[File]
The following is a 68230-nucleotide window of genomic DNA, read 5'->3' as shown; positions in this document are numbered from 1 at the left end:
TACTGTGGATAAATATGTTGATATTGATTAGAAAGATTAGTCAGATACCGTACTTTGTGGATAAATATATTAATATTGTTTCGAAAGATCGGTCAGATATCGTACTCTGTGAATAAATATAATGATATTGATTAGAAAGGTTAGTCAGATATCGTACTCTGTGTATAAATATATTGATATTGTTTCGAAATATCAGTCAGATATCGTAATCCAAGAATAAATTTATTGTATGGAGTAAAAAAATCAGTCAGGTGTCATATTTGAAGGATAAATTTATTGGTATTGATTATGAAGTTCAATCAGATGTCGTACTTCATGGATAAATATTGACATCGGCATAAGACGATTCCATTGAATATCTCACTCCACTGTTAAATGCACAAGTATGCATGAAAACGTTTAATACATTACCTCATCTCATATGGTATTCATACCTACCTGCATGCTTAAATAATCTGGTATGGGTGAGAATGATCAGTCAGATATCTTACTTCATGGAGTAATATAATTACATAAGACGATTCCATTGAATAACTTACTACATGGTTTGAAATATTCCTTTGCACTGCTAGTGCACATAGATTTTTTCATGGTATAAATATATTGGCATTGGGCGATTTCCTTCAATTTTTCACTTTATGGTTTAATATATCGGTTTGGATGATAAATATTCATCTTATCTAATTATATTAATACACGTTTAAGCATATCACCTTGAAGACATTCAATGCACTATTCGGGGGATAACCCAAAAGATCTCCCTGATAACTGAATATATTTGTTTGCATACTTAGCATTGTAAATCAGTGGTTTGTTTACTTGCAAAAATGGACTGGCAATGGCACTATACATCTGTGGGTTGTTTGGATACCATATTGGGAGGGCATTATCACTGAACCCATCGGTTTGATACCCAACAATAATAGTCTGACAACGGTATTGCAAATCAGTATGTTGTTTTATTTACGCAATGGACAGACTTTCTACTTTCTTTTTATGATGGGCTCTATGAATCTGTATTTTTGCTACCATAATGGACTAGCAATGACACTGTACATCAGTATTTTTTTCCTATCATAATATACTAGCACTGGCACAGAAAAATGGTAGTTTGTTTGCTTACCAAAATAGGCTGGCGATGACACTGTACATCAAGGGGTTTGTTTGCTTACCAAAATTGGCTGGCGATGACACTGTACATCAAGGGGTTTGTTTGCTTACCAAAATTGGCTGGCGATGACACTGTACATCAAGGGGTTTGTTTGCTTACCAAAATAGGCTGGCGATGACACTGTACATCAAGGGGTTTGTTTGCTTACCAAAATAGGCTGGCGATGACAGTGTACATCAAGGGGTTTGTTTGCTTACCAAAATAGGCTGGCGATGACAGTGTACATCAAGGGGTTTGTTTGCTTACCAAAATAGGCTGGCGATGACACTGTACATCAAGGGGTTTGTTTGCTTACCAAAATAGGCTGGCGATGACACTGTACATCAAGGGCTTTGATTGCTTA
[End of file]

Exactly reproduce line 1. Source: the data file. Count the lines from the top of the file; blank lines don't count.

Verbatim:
The following is a 68230-nucleotide window of genomic DNA, read 5'->3' as shown; positions in this document are numbered from 1 at the left end: